The 2023 winners from our 17th competition are below. Scroll down to view judges’ comments. To read previous years winning poems check out our anthologies page.
The 2023 Competition
1st Prize Pegasus Rising – Jenny McRobert (Sutton Scotney, Winchester, England)
Jenny McRobert was born in Hackney, London and now lives in Winchester. Making the transiton from Psychologist to poet has been Jenny’s most pleasurable journey. Silver Samovar, Jenny’s debut collection, was published in 2021 by The High Window Press. Single poems have been published in Dreamcatcher, and online in Ink Sweat &Tears, The High Window and Words for the Wild. She has also done well in competitions:
At The Marquee in my sister’s dress was highly commended for the Binsted Prize 2023 (South Down Poetry Competition). Pegasus Rising and Talking to a Dragonfly in Great Ormond Street Hospital were shortlisted for the Plough Poetry Prize in 2023. The Giraffe in the Room was commended for the Ware Poets Competition 2022, Cherry Brandy was shortlisted for the 2021 Fish Poetry Prize and Sailing the high seas with my brother longlisted for the Plough Poetry Prize 2021,
Jenny lives in a house on the Watercress Way with her husband and a cheeky garden hedgehog. She a founder member of Winchester Muse poetry platform and helps to run their ‘hybrid’ monthly events.
2nd Prize The Poet’s Way – Partridge Boswell (Woodstock, Vermont, USA)
Partridge Boswell is the author of Some Far Country (Grolier Poetry). His poems and essays have recently surfaced in Poetry, The Gettysburg Review, Salmagundi, The American Poetry Review, Poetry Ireland Review, december, Plume, Southword, Hotel Amerika, Prairie Schooner and The Moth. Co-founder of Bookstock Literary Festival, he troubadours widely with the poetry/music group Los Lorcas, whose debut release Last Night in America (2020) is available on Thunder Ridge Records.
3rd Prize My father’s last pint – Michael W Thomas (Stourport-on-Severn, Worcestershire, England)
Michael W Thomas is an award-winning, internationally-known poet, fiction writer and dramatist. He is also a singer, musician and composer. He has published numerous books, including poetry, novels and drama. For many years he was poet-in-residence at the Robert Frost Poetry Festival, Key West, Florida, USA.
4th Greenan Castle Ruins – Julie Sheridan (Barcelona, Spain)
This gorgeous sestina is a tour de force both technically and emotionally, full of sensory detail and tender memories that draw us towards a final focus of exquisite imagery.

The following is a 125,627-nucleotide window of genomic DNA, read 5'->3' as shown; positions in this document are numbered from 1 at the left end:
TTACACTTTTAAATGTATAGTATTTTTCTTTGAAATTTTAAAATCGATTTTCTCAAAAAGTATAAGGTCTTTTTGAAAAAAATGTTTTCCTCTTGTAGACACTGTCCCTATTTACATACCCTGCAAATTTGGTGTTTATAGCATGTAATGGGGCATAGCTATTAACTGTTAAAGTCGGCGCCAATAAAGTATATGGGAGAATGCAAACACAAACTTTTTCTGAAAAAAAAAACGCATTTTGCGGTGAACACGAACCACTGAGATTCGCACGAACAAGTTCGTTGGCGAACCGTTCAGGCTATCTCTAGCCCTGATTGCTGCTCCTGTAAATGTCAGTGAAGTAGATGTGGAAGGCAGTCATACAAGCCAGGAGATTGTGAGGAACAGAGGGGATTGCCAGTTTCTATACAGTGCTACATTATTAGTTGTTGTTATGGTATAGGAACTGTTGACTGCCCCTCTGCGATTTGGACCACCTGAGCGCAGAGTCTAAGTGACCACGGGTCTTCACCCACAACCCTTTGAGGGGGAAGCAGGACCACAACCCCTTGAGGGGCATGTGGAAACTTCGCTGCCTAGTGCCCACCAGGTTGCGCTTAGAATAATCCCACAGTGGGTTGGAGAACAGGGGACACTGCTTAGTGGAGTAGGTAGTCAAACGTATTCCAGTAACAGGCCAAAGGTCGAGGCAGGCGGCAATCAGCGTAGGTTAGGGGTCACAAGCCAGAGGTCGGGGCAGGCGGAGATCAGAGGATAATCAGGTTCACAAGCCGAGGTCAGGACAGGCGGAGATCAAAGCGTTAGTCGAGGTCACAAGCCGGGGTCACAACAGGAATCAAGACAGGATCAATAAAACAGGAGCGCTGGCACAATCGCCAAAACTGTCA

5th Stone Ground – Adele Evershed (Wilton, USA)
This heart rending poem is a masterpiece of control as the poet grapples with grief.
6th It never happened – Denise O’Hagen (Northbridge, Australia)
The wry humour and unsettling insight of this poem were real highlights.
The remaining top twenty highly commended in no particular order:
When Wittgenstein Met Hitler – James Knox Whittet (Swaffham, Norfolk, England)
On the 253 bus without a palm cross – Jenny McRobert (Sutton Scotney, Winchester, England)
Looking back at me – Philip Harris (Cardiff, South Glamorgan, Wales)
Long Before Me – Philip Burton (Bacup, Lancashire, England)
Ruin – Sharon Black (Gardoussel, France)
My Father haunts Charing Cross Road – Jenny McRobert (Sutton Scotney, Winchester, England)
I Return To Lisbon – David Brady (Stockton on Tees, England)
The year my daughter moved to London – Bernie Crawford (Co. Galway, Ireland)
The Curfew Breakers– Sue Davies (Fareham, Hampshire, England)
A windfall in lockdown – Philip Dunn (Nannerch, Flintshire, Wales)
Turn – Michael W Thomas (Stourport-on-Severn, Worcestershire, England)
A room of one’s own – Sharon Black (Gardoussel, France)
Carrauntoohil – Anne Connolly (Edinburgh, Scotland)
The Torn Dust Jacket – Tony Peyser (Altadena, USA)
In addition Mick also liked the following poems / poets, who also deserve a mention. In no particular order they are as follows:
Somewhere General Custer Stares at a Cheese Plant – Matthew M C Smith
Keeping House – Jemima Roberts
Ten Years On – Mary Gilonne
Animal within an animal – Fiona Perry
Signs – Jade Brooke-Langham
Fin de Siecle – Elizabeth Coatman
A blaze of flaming red-orange petals – Pnina Shinebourne
Surgeon Says – Naoise Gale
The almost-morning two days before her 69th birthday – Bernie Crawford
Kenfig – Judith Wozniak
The prayerbook calls them “those of riper years” – Erin Clark
On the River Isis – Sue Davies
A man from Kerioth – Anne Connolly
Isabella Leonarda’s Sonata number 12 – Philip Dunn